Written by: Rick Staggenborg, MD on Nov 29, 2009 7:30 AM PST
This chapter is dedicated to Aldous Huxley, who credited the experiencing of nearly total blindness in his youth with opening the doors of his perception. He perfected the art of seeing and gave us the terrifying vision of our possible futures in 1984 and Brave New World.
As I drifted toward consciousness this morning, I visualized myself at a crossroads. This image seemed to represent a choice I had to make that would determine the path my life would take from that point. It came to me that this did not have to represent some critical decision, but any of the choices that I make every day that together determine my personal future. With every decision that I make, my individual destiny changes.
The same can be said of our collective future. Every day we make the decisions that shape the future of Mankind and each day we awaken to a new world. The nightmare of an inexorable march to self-destruction is not possible if we awaken to the fact that our interdependence requires of us that we consciously choose to love life itself enough to show in every choice our love for ourselves and each other. We need only choose this path to free ourselves and choose the high road toward cooperation and ultimate peace.
There are an infinite number of futures that we might inhabit. Our choices are but one force among many that determine our individual and shared fates. The decisions of others play largely in our destiny, as do apparently random events that may have unpredictable consequences.
At times, small and seemingly insignificant occurrences may change the future in ways impossible for us to recognize. This is termed the butterfly effect, which may be the basis of karma, if such a thing exists. The theory of karma postulates that our fortunes depend on our actions not only in this life but in past lives. In Buddhist and earlier Hindu traditions, it is accepted as a given that all of our actions are punished or rewarded in the fullness of time.
There is a vast gulf between various schools of religious thought as to whether there is a God who can intervene in our individual and thus collective fates. At one extreme, it is believed that there is no God and that our individual choices determine our ultimate fate. Obviously, this is only true if reincarnation is a fact of existence, since there would be no other way to explain why some are so disadvantaged a birth or by later life circumstances, regardless of their conduct in this life.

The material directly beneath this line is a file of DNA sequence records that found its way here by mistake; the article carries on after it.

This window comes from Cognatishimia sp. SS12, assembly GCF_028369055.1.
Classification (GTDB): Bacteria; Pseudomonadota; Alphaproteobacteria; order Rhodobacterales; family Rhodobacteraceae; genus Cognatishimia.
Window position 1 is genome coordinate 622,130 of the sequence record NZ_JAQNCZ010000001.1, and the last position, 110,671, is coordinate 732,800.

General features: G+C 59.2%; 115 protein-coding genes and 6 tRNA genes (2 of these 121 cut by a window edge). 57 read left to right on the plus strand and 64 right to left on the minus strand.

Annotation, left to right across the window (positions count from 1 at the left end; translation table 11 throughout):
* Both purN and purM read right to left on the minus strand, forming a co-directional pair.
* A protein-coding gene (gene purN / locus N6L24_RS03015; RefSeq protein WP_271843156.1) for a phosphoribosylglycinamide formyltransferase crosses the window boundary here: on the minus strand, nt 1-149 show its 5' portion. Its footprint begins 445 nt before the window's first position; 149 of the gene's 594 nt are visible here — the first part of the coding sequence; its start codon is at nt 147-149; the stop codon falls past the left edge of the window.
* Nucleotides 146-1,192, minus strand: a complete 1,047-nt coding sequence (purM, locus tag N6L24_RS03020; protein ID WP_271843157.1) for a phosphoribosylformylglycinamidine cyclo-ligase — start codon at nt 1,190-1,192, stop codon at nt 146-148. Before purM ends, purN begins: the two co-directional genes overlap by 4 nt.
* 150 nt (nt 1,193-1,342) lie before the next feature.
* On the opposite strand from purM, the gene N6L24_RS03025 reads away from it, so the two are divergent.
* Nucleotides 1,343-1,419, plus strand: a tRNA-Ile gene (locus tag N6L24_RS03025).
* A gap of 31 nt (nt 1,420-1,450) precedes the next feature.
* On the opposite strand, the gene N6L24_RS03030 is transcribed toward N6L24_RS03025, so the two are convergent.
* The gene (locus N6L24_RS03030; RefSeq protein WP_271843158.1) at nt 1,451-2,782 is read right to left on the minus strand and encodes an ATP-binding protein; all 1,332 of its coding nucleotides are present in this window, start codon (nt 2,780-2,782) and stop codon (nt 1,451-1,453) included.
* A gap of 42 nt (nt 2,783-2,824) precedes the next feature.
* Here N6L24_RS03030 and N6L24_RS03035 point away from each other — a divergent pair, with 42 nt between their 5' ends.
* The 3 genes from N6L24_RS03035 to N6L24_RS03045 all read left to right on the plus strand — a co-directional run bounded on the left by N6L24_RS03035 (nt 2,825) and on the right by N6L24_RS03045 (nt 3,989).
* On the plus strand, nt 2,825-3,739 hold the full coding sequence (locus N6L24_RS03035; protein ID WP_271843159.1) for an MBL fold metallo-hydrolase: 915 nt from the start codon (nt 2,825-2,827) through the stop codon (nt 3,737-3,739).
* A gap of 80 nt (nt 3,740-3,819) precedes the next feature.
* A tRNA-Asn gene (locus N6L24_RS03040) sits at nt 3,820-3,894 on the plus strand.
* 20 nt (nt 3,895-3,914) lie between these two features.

It strikes me as extremely illogical to begin shaping my personal reality by making the a priori assumption that life itself has no inherent purpose. If the answer to the question of God's existence is unanswerable with certainty, then I choose to believe that God exists and is perfect love.
At the other extreme of religious belief are those religions that argue that God determines all things, thus presupposing that free will is an illusion. It is clear that many of those subscribing to this notion of blind faith in the unseen have abrogated their responsibility to act upon the world with care and the sense that there are consequences to their actions that are under their control. They blithely choose to follow the path of least resistance toward perceived rewards that they convince themselves they have earned or have been granted by their special relationship to a God who exists only in their imaginations.
Thus in America we find religious fundamentalists hastening what they see as the inevitable destruction of the world, and throughout the world jihadists kill in the name of a perverted version of Allah that they believe wills their craven acts of destruction and will reward them in the next world.
Physicists engaged in constructing models of physical reality concluded long ago that God does indeed “play dice with the Universe,” to use Einstein’s evocative phrase. At a subatomic level, the physical location of a particle such as a photon cannot be predicted if it interacts with another particle or object. This is the basis of both the Heisenberg uncertainty principle and the wave model of light and other “particles.” It is easily demonstrated by passing photons or electrons through a diffraction grating. The result is a diffraction pattern showing the characteristics of a wave.
The easiest way to explain this is to postulate that the position and direction of a given particle passing through a diffraction grating is determined by the probability that the particle exists at a certain location in space with a particular velocity at any given moment. This uncertainty is expressed mathematically as quantum fluctuations in these variables.
Thus, if there is a God acting on the world, it may well be through altering these probabilities. If there are miracles occurring that help us to shape the destiny of ourselves and mankind, then it may be that we can only detect them by recognizing the extraordinarily improbable nature of some of our experiences. In other words, if Schrödinger’s cat suddenly appeared to be outside the box in which he had placed it, he would have to conclude that a miracle has occurred.
We cannot know whether God is acting in the world, but if we accept our responsibility to act with love and compassion toward our fellow man then we may have faith that we are doing the right thing, whether or not we believe that we are acting in accordance with the will of God. We can then sleep easily at night, knowing that whatever dreams may come, we will awaken to a new world of our own making that will be better than the one we last saw.
Rick Staggenborg, MD
Coos Bay, OR